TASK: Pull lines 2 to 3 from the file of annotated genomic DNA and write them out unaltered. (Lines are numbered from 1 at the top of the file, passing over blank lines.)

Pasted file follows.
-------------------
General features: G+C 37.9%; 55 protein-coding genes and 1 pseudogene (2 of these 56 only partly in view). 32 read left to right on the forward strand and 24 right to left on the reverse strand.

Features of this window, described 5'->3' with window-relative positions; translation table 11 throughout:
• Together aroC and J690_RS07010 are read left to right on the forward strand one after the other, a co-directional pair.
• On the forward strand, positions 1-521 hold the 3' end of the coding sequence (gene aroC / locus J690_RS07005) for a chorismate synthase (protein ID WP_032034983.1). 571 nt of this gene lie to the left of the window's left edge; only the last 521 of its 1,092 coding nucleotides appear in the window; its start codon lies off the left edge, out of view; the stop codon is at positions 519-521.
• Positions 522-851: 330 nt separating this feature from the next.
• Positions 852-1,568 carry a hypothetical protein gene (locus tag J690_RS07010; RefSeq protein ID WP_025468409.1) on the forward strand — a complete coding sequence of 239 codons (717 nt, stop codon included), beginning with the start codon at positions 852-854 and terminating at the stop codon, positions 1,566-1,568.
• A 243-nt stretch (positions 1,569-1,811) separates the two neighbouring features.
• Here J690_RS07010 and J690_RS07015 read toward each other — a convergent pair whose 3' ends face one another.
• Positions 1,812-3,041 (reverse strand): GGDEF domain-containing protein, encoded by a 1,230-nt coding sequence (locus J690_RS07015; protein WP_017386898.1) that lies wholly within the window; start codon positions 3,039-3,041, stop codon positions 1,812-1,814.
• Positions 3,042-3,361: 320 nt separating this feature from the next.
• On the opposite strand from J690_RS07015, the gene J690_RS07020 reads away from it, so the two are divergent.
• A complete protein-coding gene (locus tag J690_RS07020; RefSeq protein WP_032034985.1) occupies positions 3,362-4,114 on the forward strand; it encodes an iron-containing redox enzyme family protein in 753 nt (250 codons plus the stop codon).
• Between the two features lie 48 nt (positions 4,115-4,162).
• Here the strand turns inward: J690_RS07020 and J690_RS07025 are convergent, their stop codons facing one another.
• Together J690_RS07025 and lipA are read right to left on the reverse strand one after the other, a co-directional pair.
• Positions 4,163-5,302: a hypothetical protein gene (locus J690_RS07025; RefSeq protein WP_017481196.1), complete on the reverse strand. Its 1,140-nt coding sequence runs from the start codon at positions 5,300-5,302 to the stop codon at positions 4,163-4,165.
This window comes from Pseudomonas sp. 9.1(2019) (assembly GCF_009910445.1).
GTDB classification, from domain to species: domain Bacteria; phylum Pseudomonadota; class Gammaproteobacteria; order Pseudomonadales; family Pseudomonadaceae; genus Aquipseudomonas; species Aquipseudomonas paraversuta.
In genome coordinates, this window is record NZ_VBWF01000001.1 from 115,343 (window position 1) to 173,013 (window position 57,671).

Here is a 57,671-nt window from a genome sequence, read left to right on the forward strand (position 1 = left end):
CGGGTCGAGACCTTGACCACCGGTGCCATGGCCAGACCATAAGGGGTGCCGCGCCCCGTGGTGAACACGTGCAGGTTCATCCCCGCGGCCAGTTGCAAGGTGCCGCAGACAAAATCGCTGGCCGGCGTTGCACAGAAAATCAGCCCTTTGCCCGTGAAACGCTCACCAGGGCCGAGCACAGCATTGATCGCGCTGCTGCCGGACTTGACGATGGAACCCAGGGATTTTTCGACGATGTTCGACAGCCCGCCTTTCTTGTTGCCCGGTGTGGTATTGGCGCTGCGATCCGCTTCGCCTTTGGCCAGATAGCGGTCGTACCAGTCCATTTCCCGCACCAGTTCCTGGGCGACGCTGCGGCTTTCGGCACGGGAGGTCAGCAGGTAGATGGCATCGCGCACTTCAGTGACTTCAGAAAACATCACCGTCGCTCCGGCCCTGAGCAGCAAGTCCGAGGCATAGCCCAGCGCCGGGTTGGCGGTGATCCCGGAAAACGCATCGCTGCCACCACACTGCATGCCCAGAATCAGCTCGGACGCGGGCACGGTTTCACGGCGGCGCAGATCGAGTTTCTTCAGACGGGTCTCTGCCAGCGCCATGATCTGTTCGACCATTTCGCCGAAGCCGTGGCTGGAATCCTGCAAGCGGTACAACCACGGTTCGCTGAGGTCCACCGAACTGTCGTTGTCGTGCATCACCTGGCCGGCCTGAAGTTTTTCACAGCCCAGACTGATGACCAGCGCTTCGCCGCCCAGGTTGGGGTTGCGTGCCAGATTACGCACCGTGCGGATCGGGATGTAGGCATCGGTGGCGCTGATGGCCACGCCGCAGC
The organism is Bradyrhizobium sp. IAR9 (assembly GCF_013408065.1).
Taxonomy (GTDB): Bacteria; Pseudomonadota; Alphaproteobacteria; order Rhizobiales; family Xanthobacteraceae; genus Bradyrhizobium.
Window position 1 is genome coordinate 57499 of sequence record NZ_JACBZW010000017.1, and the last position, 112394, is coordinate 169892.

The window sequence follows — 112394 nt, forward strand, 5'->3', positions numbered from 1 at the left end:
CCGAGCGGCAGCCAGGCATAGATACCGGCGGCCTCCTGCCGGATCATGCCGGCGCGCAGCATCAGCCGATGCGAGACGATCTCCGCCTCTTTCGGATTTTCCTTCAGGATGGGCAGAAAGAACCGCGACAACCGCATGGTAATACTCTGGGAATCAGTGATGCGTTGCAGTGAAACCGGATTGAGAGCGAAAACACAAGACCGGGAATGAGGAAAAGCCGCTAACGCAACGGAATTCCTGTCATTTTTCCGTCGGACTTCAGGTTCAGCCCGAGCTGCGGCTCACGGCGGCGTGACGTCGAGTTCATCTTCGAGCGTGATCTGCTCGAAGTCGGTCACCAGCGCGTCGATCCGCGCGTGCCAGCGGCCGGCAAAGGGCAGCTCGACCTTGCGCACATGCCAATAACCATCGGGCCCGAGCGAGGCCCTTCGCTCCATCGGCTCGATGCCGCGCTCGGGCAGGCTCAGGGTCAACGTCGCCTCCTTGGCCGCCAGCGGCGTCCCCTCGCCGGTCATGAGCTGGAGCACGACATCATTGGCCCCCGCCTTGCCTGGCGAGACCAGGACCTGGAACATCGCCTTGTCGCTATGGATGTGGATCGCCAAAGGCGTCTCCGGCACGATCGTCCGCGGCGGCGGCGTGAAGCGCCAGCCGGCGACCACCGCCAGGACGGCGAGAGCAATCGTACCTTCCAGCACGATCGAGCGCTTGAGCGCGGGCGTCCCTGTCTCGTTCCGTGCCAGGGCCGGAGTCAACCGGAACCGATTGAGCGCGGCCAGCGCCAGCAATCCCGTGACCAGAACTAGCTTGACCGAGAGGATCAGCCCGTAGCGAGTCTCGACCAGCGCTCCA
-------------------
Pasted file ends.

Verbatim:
Features of this window, described 5'->3' with window-relative positions; translation table 11 throughout:
• Together aroC and J690_RS07010 are read left to right on the forward strand one after the other, a co-directional pair.